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|Description Text||INDOT has a bridge mounted thrie rail that has a top rail height of 2'-10" (34"). INDOT would like to use the MASH tested MGS stiffness transition but we were not sure if the top rail height of the transition could be raised to 34"? We see that the MGS guardrail passed the MASH testing for the car at 36" and the truck at 34" but was sure if the transition could be raised to 34". I thought I saw something in the FAQ about raising the transition for overlays but could not find it. Attached is a PDF of INDOT's current transition between the bridge thrie rail and strong post w-beam.|
|Other Keywords||MGS Transition|
|Date||June 27, 2017|
|Attachment||Thrie Beam Bridge Rail E706-BRTR.pdf|
Recently, MwRSF successfully tested a 34" tall thrie beam transition to a concrete parapet to MASH TL-3 (both small car and pickup truck tests were conducted). The tested design utilized a symmetric W-to-thrie transition segment to transition from the 34" tall thrie beam down to 31" tall MGS, similar to what you are showing here. The standardized transition buttress had a tapered front edge below the rail with a lateral offset of 4.5". From your drawing, it appears that your bridge rail utilizes 8" blockouts on the bridge rail posts. Since 8>4.5, this should mitigate vehicle/tire snag at the transition to bridge rail location. Thus, I think this transition design could be safely implemented with a few important criteria listed below.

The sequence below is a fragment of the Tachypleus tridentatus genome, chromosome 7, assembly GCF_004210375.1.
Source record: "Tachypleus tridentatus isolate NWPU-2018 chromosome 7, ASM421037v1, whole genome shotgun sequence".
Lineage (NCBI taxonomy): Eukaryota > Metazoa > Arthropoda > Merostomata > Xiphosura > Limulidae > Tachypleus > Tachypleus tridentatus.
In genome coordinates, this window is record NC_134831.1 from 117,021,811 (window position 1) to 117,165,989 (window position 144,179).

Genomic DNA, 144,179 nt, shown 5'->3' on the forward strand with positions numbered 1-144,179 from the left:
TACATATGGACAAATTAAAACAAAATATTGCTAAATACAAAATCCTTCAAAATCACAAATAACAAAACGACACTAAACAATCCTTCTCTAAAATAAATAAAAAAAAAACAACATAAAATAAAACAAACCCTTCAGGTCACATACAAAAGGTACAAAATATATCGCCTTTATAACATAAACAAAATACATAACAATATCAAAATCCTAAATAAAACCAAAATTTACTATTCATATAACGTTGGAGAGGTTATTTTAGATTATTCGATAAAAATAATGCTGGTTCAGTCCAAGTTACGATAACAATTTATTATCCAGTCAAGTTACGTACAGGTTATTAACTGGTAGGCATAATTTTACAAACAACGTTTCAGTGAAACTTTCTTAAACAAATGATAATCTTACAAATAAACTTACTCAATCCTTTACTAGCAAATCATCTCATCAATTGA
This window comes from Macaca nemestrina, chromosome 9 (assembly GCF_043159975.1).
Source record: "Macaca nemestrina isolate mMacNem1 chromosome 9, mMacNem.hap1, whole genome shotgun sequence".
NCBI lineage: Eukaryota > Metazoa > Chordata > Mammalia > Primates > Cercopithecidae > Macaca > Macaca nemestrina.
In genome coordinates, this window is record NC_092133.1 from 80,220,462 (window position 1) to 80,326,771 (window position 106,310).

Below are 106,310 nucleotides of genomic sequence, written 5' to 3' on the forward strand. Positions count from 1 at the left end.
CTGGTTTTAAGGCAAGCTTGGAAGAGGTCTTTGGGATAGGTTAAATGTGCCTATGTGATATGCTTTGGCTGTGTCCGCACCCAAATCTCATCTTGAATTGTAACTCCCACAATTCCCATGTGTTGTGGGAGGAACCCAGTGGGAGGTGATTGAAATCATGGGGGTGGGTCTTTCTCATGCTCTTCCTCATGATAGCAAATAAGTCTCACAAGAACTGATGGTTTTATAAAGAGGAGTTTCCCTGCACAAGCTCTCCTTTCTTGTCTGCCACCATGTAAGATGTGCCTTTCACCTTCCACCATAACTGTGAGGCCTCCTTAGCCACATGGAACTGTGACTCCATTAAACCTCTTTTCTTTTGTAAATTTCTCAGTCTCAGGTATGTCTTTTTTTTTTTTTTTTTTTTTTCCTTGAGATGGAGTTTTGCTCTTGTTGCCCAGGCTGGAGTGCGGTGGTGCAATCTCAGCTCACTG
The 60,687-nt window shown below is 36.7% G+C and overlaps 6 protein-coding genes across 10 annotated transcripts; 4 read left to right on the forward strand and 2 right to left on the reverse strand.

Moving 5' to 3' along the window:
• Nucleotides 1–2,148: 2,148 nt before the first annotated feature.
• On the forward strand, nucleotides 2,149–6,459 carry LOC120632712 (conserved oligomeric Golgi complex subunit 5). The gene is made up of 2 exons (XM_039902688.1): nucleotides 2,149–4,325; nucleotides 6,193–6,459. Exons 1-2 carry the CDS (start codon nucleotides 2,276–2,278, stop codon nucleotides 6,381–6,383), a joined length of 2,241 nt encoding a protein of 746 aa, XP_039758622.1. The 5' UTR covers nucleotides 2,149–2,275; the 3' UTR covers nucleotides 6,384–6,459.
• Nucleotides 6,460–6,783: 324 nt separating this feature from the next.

First, I do not know much about this bridge rail you are using and don't recall ever seeing crash tests on a 34" thrie beam bridge rail. So, my first comment is that the bridge rail should be a crashworthy system. Second, the spacing between the outside bridge post and the first transition post is very important when analyzing snag potential. The 34" system had an unsupported span length of 29.5" between the transition post and the concrete buttress. Thus, you will want to utilize a similar or reduced distance for the length between the bridge post and the 1st transition post.
|Date||June 30, 2017|
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